Arizona is on high alert ahead of the midterm elections.

The state is one of the closest divided states, and the FBI and Justice Department say Arizona is one of the top states for threats against election workers. While multiple audits confirmed that President Joe Biden narrowly won the state in 2020, some Republican candidates and voters believe the election was stolen. Amateur poll watchers in Maricopa County hoping to guard against fraud have camped out near ballot drop boxes and been accused of voter intimidation.

Last week, armed people were spotted at a ballot drop box in Mesa.

Arizona leaders have called on these ballot box observers to let voters cast their ballots in peace, and the Maricopa County Sheriff’s Office said it’s devoting manpower to keep polling sites safe.

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“Every day I’m dedicating a considerable amount of resources just to give people confidence that they can cast a vote and that is absurd,” Maricopa County Sheriff Paul Penzone said at a press conference Monday. “It’s absurd to think that any individual can’t go to a vote box and drop their ballot.”

He said officers are “focused on this versus burglaries and crimes against children and robberies and all the stuff we should be doing, but we’ll come and we’ll babysit polling sites because people have to misbehave, if that’s what we have to do to protect democracy.”

Maricopa County Recorder Stephen Richer, a Republican, said in a joint statement with fellow Republican and County Board Chair Bill Gates that, “uninformed vigilantes outside Maricopa County drop boxes are not increasing election integrity,” and Arizona Secretary of State and Democratic gubernatorial candidate Katie Hobbs called intimidation efforts “unacceptable.”

The Arizona Alliance for Retired Americans and Voto Latino filed a lawsuit against Clean Elections USA, accusing the group of staging stakeouts at drop boxes and intimidating voters. In the suit, the plaintiffs said the group photographs and video records voters. Clean Elections USA’s founder, Melody Jennings, said their “goal is to be a deterrent,” per the complaint.

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One possible way to deescalate the situation with the amateur poll watchers would be to let them get involved in the election process as observers or volunteers, said Nick Stagnaro, a postdoctoral scholar at Stanford University who worked on the Strengthening Democracy Challenge.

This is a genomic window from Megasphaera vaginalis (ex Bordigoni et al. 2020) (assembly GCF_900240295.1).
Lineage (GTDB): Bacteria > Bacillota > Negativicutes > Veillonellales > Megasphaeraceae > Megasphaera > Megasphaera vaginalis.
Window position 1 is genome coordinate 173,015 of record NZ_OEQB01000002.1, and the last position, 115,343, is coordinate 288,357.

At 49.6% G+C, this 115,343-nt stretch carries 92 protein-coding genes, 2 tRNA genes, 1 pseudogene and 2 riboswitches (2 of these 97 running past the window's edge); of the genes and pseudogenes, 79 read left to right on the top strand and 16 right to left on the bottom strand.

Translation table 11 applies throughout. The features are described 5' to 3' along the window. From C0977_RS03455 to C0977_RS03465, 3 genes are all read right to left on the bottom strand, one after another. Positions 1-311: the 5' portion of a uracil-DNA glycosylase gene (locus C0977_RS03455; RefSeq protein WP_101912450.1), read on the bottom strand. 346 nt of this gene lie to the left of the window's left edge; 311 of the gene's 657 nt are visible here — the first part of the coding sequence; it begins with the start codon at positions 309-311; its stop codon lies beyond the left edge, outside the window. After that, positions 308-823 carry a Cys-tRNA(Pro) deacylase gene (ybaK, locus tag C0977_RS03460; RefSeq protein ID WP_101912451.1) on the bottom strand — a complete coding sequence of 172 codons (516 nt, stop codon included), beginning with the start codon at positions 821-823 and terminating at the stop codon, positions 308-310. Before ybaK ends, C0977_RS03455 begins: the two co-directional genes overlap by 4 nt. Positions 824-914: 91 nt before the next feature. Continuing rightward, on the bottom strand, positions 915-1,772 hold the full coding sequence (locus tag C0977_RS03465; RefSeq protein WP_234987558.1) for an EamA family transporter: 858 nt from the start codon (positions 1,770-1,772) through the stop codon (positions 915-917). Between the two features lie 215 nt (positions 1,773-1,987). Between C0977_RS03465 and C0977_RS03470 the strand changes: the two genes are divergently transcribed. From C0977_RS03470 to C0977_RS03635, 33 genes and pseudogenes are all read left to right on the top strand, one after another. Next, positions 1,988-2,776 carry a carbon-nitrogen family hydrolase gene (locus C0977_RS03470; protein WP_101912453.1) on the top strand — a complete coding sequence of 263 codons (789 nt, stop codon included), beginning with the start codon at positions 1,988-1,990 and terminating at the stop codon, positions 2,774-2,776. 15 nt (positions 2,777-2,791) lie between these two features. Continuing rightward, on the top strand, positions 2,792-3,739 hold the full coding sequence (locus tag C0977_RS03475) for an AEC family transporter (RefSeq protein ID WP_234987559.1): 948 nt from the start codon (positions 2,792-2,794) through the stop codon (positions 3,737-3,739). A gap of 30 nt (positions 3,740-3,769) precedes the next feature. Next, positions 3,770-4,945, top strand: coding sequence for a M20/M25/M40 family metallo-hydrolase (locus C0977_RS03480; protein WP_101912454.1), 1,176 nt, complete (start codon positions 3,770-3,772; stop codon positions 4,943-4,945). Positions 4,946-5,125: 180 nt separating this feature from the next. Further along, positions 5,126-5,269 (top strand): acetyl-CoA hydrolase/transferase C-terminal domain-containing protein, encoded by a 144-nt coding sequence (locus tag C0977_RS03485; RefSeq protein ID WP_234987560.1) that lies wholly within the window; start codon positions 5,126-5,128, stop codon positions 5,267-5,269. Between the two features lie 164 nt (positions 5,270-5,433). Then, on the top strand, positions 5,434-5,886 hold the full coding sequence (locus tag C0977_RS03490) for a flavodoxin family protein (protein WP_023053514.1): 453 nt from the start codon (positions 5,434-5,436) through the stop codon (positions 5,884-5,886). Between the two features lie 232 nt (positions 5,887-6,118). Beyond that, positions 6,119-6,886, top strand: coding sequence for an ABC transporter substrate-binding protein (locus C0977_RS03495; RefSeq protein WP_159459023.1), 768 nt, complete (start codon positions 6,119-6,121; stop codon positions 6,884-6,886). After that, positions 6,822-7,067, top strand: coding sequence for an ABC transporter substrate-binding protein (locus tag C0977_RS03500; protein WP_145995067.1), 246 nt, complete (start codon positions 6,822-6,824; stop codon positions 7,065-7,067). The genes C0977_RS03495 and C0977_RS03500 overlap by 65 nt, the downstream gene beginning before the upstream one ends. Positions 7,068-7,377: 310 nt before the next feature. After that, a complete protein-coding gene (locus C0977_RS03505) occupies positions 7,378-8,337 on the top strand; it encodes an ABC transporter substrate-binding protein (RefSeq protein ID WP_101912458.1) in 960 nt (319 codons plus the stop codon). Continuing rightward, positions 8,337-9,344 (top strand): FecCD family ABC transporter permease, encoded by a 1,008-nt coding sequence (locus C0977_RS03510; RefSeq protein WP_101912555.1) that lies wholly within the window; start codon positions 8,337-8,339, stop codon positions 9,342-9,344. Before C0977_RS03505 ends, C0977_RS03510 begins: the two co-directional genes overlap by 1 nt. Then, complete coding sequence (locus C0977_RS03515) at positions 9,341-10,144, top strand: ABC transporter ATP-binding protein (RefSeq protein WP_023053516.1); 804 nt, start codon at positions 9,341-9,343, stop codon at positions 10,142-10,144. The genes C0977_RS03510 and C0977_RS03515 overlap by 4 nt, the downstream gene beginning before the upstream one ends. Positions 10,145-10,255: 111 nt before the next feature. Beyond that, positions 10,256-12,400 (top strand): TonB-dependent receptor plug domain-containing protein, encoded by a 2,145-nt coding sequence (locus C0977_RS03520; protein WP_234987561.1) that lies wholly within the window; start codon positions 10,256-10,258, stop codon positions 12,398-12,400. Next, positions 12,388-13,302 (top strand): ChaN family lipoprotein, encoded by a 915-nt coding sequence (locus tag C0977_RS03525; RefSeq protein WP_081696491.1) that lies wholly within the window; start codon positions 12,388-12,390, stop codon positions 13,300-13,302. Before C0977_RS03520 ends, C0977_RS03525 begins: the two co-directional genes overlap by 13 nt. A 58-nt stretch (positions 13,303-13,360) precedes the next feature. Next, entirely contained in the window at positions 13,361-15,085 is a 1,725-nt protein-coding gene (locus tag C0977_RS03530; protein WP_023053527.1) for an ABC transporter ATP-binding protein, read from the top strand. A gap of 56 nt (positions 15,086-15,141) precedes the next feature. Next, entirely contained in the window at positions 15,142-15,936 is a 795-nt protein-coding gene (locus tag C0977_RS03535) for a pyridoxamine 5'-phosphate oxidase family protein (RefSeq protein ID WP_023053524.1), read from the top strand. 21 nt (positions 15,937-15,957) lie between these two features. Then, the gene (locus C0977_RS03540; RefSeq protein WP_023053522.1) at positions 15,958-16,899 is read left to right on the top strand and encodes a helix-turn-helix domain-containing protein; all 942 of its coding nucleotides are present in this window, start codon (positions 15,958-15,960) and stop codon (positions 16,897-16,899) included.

“I’m going to start off with the idea that you just care about election integrity and you’re just given some misinformation,” Stagnaro said. “I’m going to try to be a good faith actor to help you understand it and say, you know, come take a look, be a part of this.”

A sign points voters in the direction of the polling station in Phoenix as Arizona voters go the polls to cast their ballots on Tuesday, Aug. 2, 2022. | Ross D. Franklin, Associated Press

He also said Republicans could help reduce tensions.

“If you could find people who say look, I’m a consistent long-term Republican voter, I know you care about election integrity and this isn’t helping,” he said. “If you want to show up, I’ll personally support you guys showing up and being an election observer, we have the tools for that, just don’t show up with assault rifles and freak people out.”

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A number of Republican candidates in Arizona have cast doubt on the 2020 election, including Senate candidate Blake Masters, gubernatorial candidate Kari Lake, who said she wouldn’t have certified the results, and Mark Finchem, who’s running to be secretary of state, Arizona’s top election official.

U.S. voters are worried about violence surrounding the midterm elections. A Reuters-Ipsos poll released this week found 43% are concerned about threats of violence or voter intimidation while voting in person and 67% are concerned that extremists will commit acts of violence after the election if they’re unhappy with the outcome.

Earlier this week, the Phoenix campaign headquarters for Hobbs, the secretary of state and Democratic gubernatorial candidate, was burglarized. A suspect was arrested Friday, but law enforcement hasn’t said whether the break-in was politically motivated.

Speaker Nancy Pelosi’s husband Paul was attacked by an intruder at the couple’s San Francisco home Friday. The man shouted, “Where is Nancy?” according to The Associated Press.